Comprehension monitoring is a strategy that students use in which they assess their understanding of content by constantly checking their progress. In order for students to have success with these behaviors, comprehension monitoring needs to be modeled by the teacher. There are three common skills that a teacher should model in order for students to be able to perform comprehension monitoring themselves.
- Surveying a text and make predictions=-“I think this is about”
- Helps to focus the main on the task.
- Asking questions about the main ideas of the text-“Why does it say…?”
- Helps the student to understand what they understand (metacognition)
- Showing awareness of unclear passages-“I don’t get…?”
- See statement in 2A
These strategies are similar to the strategies employed in reciprocal teaching for those who read that post in this blog. The difference is that reciprocal teaching is a whole class or small group experience while comprehension monitoring is often an individual approach.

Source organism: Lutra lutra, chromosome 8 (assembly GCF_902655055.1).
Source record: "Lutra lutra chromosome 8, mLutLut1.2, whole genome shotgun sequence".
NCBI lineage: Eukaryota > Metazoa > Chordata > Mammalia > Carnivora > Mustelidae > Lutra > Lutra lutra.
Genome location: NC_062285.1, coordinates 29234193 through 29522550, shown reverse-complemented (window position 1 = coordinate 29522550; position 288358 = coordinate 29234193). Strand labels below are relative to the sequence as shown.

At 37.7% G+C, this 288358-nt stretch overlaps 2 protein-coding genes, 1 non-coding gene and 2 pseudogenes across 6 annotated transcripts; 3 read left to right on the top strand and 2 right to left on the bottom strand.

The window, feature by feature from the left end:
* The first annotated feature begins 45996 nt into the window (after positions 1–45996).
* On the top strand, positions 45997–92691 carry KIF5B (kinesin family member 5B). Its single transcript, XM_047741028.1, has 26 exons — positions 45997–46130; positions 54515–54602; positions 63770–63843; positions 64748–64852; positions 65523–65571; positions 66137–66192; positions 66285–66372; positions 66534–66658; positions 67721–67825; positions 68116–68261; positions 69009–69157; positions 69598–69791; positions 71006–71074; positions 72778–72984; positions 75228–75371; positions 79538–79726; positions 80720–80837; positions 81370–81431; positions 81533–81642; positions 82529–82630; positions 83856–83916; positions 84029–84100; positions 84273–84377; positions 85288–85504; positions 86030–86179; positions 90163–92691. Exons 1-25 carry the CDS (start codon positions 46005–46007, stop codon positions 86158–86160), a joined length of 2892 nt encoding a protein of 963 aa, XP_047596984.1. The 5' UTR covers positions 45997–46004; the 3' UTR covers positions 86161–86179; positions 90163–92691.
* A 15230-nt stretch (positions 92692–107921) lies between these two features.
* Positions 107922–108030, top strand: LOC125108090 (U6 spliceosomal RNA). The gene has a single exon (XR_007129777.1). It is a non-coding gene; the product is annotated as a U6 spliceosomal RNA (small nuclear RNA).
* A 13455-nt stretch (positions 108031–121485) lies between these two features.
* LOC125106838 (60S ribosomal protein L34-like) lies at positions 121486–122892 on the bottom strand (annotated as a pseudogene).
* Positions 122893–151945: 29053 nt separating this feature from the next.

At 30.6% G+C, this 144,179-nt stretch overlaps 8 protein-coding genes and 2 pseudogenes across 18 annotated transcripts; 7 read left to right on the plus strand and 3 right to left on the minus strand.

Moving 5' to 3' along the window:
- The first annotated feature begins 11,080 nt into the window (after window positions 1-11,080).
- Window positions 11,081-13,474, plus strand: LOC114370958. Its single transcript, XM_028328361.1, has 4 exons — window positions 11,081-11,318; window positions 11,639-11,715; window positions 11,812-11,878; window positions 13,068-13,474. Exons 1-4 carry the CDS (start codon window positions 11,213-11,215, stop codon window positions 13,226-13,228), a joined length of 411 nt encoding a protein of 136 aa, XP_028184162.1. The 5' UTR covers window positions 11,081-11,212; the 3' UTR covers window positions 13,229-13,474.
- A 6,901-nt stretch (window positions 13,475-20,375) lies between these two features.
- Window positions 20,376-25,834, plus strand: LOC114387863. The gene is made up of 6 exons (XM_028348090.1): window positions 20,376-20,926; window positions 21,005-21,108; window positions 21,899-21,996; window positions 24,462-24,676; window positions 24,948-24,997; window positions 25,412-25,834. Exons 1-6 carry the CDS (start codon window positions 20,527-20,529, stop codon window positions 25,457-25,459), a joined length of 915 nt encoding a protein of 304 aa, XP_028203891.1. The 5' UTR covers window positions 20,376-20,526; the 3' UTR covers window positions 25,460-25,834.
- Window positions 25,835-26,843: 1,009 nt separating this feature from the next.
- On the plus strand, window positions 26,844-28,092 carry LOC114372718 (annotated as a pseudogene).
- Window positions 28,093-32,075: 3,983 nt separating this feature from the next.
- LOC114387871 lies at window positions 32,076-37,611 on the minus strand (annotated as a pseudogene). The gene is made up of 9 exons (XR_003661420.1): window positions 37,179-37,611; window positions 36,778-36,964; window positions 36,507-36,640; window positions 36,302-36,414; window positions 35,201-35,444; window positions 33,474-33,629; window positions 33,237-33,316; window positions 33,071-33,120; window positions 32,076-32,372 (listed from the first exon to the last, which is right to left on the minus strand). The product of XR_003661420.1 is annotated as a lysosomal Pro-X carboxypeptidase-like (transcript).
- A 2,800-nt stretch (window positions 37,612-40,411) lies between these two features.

In addition to the skills above, there are several other aspects of comprehension monitoring. Students also need to
- Set goals for their reading-“what do I want to learn or do?”
- Focus-Pay attention to the task at hand
- Self-reinforcement-Encouraging themselves as they are completing the task
- Deal with problems-Assessing issues and developing strategies to overcome them.
Comprehension monitoring is an excellent skill for students to develop so that they can learn through self-direction, which is one of the goals of many educators for their students.